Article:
Prior to 1964, the common law of defamation strongly favored the state's interest in protecting an individual's reputation, and the prevailing view gave little weight to First Amendment considerations. In New York Times Co. v. Sullivan, 376 U.S. 254, 84 S. Ct. 710, 11 L. Ed. 2d 686 (1964), however, the Supreme Court broke with this common law tradition and created a limited constitutional privilege with respect to defamatory statements concerning public officials. The Court held that a defamation plaintiff, who was a public official, could not recover damages absent a showing with "convincing clarity," 376 U.S. at 285-86, 84 S. Ct. at 728-29, that "the statement was made with `actual malice' that is, with knowledge that it was false or with reckless disregard of whether it was false or not." 376 U.S. 279-80, 84 S. Ct. at 725-26.See also Rosenblatt v. Baer, 383 U.S. 75, 85-86, 86 S. Ct. 669, 675-76, 15 L. Ed. 2d 597 (1966).
Subsequently, in the companion cases of Curtis Publishing Co. v. Butts, and Associated Press v. Walker, 388 U.S. 130, 87 S. Ct. 1975, 18 L. Ed. 2d 1094 (1967), a divided Court extended Sullivan's actual malice requirement to situations involving defamatory statements concerning public figures. See 388 U.S. at 164, 87 S. Ct. at 1996 (Warren, C. J., concurring in the result). The actual malice rule enjoyed a brief application to defamatory statements concerning private persons, when the subject matter of the statement concerned issues of general societal interest. Writing for the plurality in Rosenbloom v. Metromedia, Inc., 403 U.S. 29, 91 S. Ct. 1811, 29 L. Ed. 2d 296 (1971), Justice Brennan stated:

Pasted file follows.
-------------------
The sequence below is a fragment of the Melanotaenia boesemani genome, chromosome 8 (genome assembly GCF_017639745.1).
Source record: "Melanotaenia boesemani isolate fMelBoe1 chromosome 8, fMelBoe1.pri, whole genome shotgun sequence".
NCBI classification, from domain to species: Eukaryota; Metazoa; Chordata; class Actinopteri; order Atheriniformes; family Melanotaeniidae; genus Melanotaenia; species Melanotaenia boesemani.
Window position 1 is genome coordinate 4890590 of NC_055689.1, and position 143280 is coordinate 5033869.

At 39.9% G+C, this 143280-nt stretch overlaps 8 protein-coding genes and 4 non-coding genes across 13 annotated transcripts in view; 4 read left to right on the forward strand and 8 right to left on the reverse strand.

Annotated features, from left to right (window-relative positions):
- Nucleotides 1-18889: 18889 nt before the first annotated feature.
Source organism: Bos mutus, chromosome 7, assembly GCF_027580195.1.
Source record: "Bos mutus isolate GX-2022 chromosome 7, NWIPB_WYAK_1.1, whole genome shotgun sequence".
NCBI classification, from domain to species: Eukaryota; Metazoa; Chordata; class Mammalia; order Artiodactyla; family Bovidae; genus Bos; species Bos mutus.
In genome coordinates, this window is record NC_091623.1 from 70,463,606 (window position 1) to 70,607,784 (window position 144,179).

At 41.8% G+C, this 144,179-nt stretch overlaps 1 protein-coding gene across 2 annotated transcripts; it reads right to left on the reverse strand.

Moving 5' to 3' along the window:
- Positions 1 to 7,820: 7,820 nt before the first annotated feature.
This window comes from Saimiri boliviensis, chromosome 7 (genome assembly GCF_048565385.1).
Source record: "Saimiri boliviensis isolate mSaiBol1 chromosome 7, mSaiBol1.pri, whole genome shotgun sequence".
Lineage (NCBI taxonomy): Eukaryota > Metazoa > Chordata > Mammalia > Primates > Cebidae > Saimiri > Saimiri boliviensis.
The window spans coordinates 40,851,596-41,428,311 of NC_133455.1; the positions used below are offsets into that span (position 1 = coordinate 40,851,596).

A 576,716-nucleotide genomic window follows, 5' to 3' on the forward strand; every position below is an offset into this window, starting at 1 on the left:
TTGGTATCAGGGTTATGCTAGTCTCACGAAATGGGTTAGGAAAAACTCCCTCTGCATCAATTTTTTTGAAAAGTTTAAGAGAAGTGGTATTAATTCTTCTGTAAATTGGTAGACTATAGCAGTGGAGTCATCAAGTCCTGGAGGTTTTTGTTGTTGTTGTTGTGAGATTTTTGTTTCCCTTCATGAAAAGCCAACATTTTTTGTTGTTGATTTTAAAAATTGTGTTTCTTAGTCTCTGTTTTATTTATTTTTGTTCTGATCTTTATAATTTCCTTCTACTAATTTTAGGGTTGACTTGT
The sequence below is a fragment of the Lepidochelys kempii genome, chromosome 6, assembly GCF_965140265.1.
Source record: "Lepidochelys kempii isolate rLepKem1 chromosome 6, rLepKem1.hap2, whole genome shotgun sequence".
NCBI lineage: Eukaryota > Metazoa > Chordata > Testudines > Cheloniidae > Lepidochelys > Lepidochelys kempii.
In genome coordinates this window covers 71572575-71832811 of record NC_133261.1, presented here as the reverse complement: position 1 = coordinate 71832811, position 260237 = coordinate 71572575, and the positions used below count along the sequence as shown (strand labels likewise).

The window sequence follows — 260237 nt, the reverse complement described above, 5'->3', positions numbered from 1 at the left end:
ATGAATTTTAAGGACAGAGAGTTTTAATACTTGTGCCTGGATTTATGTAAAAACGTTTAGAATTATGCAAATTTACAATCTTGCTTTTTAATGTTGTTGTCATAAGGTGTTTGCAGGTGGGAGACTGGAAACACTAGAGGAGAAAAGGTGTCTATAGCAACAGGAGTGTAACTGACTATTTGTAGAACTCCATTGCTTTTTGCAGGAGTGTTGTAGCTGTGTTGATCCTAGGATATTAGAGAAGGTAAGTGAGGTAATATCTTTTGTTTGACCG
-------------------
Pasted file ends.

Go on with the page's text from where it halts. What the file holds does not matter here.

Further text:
"If a matter is a subject of public or general interest, it cannot suddenly become less so merely because a private individual is involved, or because in some sense the individual did not `voluntarily' choose to become involved. The public's primary interest is in the event; the public focus is on the conduct of the participant and the content, effect, and significance of the conduct, not the participant's prior anonymity or notoriety."
403 U.S. at 43, 91 S. Ct. at 1819 (footnote omitted).
Three years later, in Gertz v. Robert Welch, Inc., 418 U.S. 323, 94 S. Ct. 2997, 41 L. Ed. 2d 789 (1974), the Court rejected the societal interest approach of Rosenbloom, finding it to be a constitutionally unacceptable abridgment of the State's interest in protecting a private individual's reputation. 418 U.S. at 346. Focusing on the conduct of the defamation plaintiff, and narrowing the range of privileged defamatory comment to "public controversies," the Court attempted to establish "broad rules of general application" in order to guide the public, the media, and the lower courts. 418 U.S. at 343-44, 94 S. Ct. at 3008-09.